Vince: Dear Jeremy, Stop supporting Tory Brexit and give the people a say

Vince Cable has written to Jeremy Corbyn to ask him to put the Labour party in line with its own supporters and support a referendum on the final Brexit deal.

Here is the text n full:

Jeremy Corbyn
Leader of HM Opposition
House of Commons
London, SW1A 0AA

2nd February 2018

Dear Jeremy,

I am writing to you about Brexit, because I was dismayed by your interview with Andrew Marr last Sunday, when you reiterated your personal objection to letting the British people have their say on the Conservatives’ Brexit deal.

There is now significant momentum behind demands for the people to have the final say. Repeated polls show a substantial majority of people are in favour of a public vote. The most recent ICM survey showed a 16-point lead in favour.

Moreover, the vast majority of your own supporters want this referendum – 78% according to an authoritative study by Queen Mary University, London. We know most of your Parliamentary party feel similarly. Surely it is time for Labour to join the campaign rather than continue to support Theresa May’s pursuit of a damaging hard Brexit.

As the leak of the Department for Exiting the European Union’s impact assessment shows, there is no form of Brexit that will see British workers and their families better off than if we remain within the EU.

You will have noted that Yanis Varoufakis – among many others from your own democratic socialist tradition – endorsing a similar conclusion this week, with strong support for the Single Market.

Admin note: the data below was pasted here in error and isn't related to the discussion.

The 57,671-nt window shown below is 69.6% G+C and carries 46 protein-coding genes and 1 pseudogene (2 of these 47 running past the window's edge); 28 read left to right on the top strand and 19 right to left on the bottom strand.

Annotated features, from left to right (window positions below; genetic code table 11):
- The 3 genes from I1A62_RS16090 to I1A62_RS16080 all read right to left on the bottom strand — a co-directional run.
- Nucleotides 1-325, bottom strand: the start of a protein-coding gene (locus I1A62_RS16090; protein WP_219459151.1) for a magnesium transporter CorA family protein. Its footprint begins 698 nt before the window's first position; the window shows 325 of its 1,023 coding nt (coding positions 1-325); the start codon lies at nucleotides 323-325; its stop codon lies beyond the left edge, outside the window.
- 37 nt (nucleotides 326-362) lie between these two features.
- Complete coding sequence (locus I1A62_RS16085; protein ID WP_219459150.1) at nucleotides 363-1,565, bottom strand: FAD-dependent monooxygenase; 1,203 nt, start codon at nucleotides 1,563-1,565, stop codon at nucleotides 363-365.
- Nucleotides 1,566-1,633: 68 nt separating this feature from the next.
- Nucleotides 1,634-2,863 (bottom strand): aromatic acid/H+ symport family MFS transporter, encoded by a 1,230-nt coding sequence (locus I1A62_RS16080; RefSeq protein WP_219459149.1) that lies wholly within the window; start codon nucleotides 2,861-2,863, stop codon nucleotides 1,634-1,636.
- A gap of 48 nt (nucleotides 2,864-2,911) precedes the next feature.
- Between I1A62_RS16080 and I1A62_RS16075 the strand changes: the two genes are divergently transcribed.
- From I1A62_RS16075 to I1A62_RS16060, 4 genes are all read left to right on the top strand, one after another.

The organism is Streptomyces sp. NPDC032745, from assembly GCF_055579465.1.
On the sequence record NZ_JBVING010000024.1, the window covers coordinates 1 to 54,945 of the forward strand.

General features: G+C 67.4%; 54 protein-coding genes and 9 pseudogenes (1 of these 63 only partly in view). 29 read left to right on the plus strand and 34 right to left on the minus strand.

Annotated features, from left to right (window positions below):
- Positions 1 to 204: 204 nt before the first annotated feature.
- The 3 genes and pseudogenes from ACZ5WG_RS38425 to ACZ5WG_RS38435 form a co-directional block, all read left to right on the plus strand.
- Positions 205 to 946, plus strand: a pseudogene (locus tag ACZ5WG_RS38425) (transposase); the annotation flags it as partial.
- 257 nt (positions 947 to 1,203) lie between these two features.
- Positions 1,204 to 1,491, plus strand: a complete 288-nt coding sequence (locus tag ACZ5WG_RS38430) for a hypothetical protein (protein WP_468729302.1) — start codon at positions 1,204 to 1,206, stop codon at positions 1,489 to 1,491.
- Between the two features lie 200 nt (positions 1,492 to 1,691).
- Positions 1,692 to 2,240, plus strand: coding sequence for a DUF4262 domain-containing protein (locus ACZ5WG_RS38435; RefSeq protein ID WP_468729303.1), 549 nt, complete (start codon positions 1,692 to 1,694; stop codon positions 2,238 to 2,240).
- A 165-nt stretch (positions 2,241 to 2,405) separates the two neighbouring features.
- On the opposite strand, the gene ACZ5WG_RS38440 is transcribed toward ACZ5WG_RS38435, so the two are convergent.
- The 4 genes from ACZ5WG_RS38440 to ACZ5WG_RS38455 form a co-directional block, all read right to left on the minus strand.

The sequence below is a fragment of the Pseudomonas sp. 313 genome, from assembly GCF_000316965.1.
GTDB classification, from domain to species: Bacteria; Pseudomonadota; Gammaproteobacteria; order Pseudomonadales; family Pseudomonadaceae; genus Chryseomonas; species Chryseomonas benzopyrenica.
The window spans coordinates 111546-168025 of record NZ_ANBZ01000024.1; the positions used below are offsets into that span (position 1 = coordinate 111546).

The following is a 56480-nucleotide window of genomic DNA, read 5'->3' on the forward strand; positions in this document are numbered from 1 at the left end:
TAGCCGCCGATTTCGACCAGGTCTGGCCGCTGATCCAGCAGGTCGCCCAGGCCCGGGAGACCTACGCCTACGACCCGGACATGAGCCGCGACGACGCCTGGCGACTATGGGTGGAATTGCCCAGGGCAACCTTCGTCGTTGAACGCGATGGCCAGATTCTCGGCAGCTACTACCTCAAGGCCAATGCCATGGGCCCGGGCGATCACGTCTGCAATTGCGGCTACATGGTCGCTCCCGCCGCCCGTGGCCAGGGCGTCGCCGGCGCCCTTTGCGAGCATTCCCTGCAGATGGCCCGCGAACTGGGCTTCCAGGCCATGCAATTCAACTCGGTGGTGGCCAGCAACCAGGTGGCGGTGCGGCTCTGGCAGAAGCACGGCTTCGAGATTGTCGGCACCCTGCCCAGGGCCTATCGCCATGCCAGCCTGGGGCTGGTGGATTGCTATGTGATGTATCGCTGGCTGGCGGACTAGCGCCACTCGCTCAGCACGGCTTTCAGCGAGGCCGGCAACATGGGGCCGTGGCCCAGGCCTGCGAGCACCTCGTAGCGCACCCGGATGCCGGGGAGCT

You have energised young people to get engaged in politics, which is a significant achievement. But with three quarters of young people under the age of 25 opposed to leaving the EU, they will be left disillusioned if you do not help the fight to secure them the option of an exit from Brexit.

I appreciate we have our political differences, but we do have common cause in fighting this incompetent Conservative government and we do vote together most of the time. There should be no dividing lines between progressive parties on the EU.

With your support, we would comfortably win an amendment for a referendum in the House of Lords and would need only a handful of Conservative rebels to repeat that victory in the Commons.

If it would be helpful to meet to discuss this issue, I will make myself available at the earliest opportunity.

Rt Hon Sir Vince Cable MP

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  • Lorenzo Cherin 4th Feb '18 - 1:38pm

    This is a good letter.

    Two bits of advice, avoid use of the word momentum , and preceding it with the other word, significant.

    Significant momentum, could be a description of the significance of Momentum, an odd thing considering it has thirty five thousand members and has contributed to pushing the Labour party farther left, we have over a hundred thousand and could be a far more significant force than we are if we , unlike this particular letter which is ok, talked about more than Brexit, and articulated a real alternative to state socialism and chronic conservatism.

  • I saw it argued on here so many times after the last referendum that Exiting the EU was such a vast complex decision to make, that the majority of the electorate just simply were not educated enough to make such an important decision and this sort of thing should be left to the professional and our elected representatives in our representative democracy.

    What has changed?